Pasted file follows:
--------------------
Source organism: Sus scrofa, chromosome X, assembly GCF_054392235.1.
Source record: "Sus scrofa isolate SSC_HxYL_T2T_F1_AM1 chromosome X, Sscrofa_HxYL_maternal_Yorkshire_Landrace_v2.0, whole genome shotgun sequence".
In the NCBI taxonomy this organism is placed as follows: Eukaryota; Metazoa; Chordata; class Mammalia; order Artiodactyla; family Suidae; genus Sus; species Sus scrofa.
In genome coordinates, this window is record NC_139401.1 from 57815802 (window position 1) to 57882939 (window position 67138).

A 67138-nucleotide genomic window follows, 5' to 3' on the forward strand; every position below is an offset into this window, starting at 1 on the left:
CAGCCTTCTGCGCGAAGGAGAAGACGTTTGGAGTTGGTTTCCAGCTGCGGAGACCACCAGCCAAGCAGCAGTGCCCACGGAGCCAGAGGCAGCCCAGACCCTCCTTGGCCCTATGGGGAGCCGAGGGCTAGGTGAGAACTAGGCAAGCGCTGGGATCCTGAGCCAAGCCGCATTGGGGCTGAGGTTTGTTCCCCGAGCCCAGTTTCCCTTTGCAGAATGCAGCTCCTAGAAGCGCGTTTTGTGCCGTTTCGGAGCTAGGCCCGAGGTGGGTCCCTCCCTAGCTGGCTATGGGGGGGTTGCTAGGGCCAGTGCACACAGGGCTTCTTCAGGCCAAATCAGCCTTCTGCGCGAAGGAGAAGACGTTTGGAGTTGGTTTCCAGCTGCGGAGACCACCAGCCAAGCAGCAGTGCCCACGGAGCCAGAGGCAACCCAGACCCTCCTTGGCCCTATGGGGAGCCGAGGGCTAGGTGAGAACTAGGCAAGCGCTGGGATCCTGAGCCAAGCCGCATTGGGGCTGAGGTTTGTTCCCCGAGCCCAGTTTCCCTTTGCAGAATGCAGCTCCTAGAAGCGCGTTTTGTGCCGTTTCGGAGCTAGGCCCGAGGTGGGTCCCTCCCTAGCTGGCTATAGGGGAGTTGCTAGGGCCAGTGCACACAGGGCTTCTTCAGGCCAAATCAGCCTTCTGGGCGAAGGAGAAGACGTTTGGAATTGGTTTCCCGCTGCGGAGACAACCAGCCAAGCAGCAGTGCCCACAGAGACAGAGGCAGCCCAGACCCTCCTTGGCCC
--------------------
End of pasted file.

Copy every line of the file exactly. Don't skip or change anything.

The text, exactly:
Source organism: Sus scrofa, chromosome X, assembly GCF_054392235.1.
Source record: "Sus scrofa isolate SSC_HxYL_T2T_F1_AM1 chromosome X, Sscrofa_HxYL_maternal_Yorkshire_Landrace_v2.0, whole genome shotgun sequence".
In the NCBI taxonomy this organism is placed as follows: Eukaryota; Metazoa; Chordata; class Mammalia; order Artiodactyla; family Suidae; genus Sus; species Sus scrofa.
In genome coordinates, this window is record NC_139401.1 from 57815802 (window position 1) to 57882939 (window position 67138).

A 67138-nucleotide genomic window follows, 5' to 3' on the forward strand; every position below is an offset into this window, starting at 1 on the left:
CAGCCTTCTGCGCGAAGGAGAAGACGTTTGGAGTTGGTTTCCAGCTGCGGAGACCACCAGCCAAGCAGCAGTGCCCACGGAGCCAGAGGCAGCCCAGACCCTCCTTGGCCCTATGGGGAGCCGAGGGCTAGGTGAGAACTAGGCAAGCGCTGGGATCCTGAGCCAAGCCGCATTGGGGCTGAGGTTTGTTCCCCGAGCCCAGTTTCCCTTTGCAGAATGCAGCTCCTAGAAGCGCGTTTTGTGCCGTTTCGGAGCTAGGCCCGAGGTGGGTCCCTCCCTAGCTGGCTATGGGGGGGTTGCTAGGGCCAGTGCACACAGGGCTTCTTCAGGCCAAATCAGCCTTCTGCGCGAAGGAGAAGACGTTTGGAGTTGGTTTCCAGCTGCGGAGACCACCAGCCAAGCAGCAGTGCCCACGGAGCCAGAGGCAACCCAGACCCTCCTTGGCCCTATGGGGAGCCGAGGGCTAGGTGAGAACTAGGCAAGCGCTGGGATCCTGAGCCAAGCCGCATTGGGGCTGAGGTTTGTTCCCCGAGCCCAGTTTCCCTTTGCAGAATGCAGCTCCTAGAAGCGCGTTTTGTGCCGTTTCGGAGCTAGGCCCGAGGTGGGTCCCTCCCTAGCTGGCTATAGGGGAGTTGCTAGGGCCAGTGCACACAGGGCTTCTTCAGGCCAAATCAGCCTTCTGGGCGAAGGAGAAGACGTTTGGAATTGGTTTCCCGCTGCGGAGACAACCAGCCAAGCAGCAGTGCCCACAGAGACAGAGGCAGCCCAGACCCTCCTTGGCCC